In the final of the two parter episodes, we continue our conversation with Eva Xiao from Technode on the Tencent Group, specifically focusing on WeChat, the most popular messaging app in China. Eva dissected how WeChat is the platform for other popular online to offline (O2O) services and dived deep into the various monetisation models which the messaging app has built from WeChat pay to official account pages. We also discussed whether Wechat is cannibalizing QQ and how Tencent perceives disruption within their company. Last but not least, we examined Tencent’s investment strategy in gaming and their foray into new areas such as healthcare companies.

Download MP3 (21.5 MB) or Subscribe via RSS.

Analyse Asia with Bernard Leong is a weekly podcast dedicated to the pulse of technology, business & media in Asia. They interview thought leaders and leading industry players and gain their insights to how we perceive and understand the market. Analyse Asia is a content partner of TechNode.

TechNode does not endorse any commentary made in the program.

  • Eva Xiao, Reporter at
  • If you have missed part 1 of our conversation, check out our earlier episode 109 with Eva Xiao on Tencent and QQ.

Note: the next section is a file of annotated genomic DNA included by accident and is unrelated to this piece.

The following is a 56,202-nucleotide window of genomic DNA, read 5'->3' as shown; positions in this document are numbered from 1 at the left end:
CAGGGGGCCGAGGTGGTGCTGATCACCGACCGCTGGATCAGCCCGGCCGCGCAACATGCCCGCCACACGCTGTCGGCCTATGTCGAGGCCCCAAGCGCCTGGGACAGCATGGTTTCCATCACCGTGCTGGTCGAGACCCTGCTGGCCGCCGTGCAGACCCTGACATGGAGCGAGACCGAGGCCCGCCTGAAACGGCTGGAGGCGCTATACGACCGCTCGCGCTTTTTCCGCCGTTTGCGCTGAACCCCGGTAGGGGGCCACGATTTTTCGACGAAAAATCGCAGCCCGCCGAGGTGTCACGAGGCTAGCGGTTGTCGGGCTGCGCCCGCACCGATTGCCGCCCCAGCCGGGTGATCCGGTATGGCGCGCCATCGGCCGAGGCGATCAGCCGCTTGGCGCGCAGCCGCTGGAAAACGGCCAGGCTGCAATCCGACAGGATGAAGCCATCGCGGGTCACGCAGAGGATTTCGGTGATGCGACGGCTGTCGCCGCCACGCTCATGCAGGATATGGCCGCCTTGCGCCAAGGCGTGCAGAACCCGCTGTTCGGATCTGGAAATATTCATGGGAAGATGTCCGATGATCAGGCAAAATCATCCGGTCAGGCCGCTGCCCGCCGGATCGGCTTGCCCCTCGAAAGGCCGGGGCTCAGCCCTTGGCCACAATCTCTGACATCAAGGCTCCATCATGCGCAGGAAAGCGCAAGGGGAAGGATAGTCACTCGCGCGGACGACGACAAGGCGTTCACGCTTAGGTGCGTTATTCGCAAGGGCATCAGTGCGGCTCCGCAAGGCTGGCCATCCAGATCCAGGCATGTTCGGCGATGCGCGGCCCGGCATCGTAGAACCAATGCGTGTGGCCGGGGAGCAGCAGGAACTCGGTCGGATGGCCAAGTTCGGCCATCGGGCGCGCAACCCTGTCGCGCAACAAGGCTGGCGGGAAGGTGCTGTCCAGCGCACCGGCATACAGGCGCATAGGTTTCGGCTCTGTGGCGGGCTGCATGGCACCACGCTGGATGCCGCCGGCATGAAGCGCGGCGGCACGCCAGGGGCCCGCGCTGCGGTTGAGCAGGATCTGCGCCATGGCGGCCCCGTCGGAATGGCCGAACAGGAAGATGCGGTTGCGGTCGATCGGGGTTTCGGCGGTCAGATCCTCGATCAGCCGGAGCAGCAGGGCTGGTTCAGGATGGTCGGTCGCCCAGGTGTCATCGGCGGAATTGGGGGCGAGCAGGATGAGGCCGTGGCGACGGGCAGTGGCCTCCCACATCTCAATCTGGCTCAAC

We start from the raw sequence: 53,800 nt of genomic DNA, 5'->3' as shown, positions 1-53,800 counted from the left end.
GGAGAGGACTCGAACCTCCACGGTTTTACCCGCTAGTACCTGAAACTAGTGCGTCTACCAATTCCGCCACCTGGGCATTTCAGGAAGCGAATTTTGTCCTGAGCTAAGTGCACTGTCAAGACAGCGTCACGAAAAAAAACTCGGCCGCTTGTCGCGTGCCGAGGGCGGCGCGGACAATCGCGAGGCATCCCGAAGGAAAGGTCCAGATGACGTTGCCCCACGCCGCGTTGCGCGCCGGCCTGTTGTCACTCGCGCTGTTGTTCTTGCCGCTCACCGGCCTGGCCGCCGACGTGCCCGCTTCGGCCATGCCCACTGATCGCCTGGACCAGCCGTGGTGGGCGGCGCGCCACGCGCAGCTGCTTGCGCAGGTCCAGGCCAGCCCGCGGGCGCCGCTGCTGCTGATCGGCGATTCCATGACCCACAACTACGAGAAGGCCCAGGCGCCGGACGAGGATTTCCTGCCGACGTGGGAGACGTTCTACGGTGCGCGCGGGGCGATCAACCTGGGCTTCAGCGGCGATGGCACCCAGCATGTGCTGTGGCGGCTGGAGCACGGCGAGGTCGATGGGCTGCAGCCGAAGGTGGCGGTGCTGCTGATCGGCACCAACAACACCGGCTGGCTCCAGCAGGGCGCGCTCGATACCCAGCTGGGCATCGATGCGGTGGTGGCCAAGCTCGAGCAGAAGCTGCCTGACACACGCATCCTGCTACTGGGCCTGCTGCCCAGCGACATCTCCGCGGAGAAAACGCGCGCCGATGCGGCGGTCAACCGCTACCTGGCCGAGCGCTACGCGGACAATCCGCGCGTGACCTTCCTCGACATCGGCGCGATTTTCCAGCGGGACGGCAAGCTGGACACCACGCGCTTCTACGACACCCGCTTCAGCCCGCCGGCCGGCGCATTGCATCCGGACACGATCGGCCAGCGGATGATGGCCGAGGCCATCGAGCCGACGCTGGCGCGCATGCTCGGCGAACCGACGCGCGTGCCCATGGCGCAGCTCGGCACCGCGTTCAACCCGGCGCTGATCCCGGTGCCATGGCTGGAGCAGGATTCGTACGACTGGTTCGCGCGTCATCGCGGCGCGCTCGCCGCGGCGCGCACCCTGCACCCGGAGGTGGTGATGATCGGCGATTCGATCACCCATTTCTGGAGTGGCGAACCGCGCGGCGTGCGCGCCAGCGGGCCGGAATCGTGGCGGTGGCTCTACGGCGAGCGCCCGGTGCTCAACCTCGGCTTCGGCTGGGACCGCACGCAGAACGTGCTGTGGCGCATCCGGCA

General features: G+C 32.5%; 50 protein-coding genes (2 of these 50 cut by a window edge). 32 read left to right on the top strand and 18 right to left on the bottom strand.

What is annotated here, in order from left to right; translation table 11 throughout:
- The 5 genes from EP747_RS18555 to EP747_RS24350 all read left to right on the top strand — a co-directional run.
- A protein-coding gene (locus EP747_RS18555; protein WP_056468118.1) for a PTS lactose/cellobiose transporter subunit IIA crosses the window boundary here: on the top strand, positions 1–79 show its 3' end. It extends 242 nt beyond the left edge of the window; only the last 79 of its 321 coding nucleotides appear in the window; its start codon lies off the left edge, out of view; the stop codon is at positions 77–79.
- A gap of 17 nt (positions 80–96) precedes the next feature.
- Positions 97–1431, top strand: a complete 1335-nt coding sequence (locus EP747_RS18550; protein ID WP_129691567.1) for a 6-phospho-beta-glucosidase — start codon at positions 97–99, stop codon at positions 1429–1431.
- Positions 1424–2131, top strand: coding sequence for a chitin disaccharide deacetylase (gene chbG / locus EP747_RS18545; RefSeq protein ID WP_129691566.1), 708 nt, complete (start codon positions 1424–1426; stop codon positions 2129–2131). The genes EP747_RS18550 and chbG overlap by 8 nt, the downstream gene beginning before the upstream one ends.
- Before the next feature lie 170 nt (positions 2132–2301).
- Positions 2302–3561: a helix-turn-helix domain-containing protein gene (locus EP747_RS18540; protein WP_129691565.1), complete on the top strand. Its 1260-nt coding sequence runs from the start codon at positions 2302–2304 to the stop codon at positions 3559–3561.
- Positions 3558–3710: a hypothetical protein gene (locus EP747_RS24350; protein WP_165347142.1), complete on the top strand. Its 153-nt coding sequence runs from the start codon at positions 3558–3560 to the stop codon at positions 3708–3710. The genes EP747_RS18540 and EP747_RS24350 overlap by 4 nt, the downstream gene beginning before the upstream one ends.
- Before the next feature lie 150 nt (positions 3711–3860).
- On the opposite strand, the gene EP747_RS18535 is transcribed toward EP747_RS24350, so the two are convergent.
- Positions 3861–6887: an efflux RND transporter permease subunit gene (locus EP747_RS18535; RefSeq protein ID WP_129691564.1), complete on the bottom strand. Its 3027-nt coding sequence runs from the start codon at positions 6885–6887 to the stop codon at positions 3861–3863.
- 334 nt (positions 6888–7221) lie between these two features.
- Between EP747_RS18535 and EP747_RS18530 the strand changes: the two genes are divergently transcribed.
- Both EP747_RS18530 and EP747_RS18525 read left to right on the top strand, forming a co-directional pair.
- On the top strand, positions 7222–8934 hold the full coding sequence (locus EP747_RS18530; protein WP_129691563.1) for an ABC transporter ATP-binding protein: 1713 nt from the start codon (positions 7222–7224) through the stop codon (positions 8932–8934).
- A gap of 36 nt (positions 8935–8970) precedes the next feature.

• WeChat [0:43]
    • Official data on WeChat from Tencent: 697M monthly active users by end of 2015 with YoY growth of 39%, and recently reaching 800M monthly active users in Q1 2016. [0:46]
    • What are the core revenue drivers for WeChat? [0:57]
      • WeChat Wallet: charging a transaction fee. [1:05]
      • Official Accounts (brand pages for content marketing) [2:00]
    • How does WeChat work for the consumer? [3:16]
      • WeChat is focused on the user and protects users’ privacy. [4:33]
        • Content is compartmentalized: You have to go to “games” to game and click on “official accounts” to read content from companies (companies can’t spam your moments with their posts)
        • WeChat bans companies from offering incentives for follows or shares
        • This includes following an account for a discount code or to get an answer from a quiz, asking users to share a message
        • Tencent bans companies from “exaggerated wording” as well, like ‘If you don’t share, you’re not a true Chinese’ (from WalktheChat blog)
        • Tencent bans rumors, dirty jokes (this is also related to the Chinese government, which disapproves of the spreading of rumors)
        • Tencent bans data collection unless the user consents to it (must be made explicit)
        • Tencent bans H5 games and quizzes
        • Penalties range from temporary blockage of a post to a permanent ban of the official account
      • Marketing and branding tools for companies, both small and large enterprises.
      • Consumers can purchase goods through official accounts, get access to wifi, rent a car
      • Lower barrier to entry than standalone app development
      • Customizable through HTML5 pages and WeChat’s developer API
      • At the same time, WeChat has rules to protect its users, ex: frequency of posts (4x/month or daily, depending on account type)
    • What are the convenient & accessible services? Online lifestyle play by Tencent. [6:23]
      • Paying bills
      • Topping up your phone
      • Ordering food, taxis
      • E-Coupons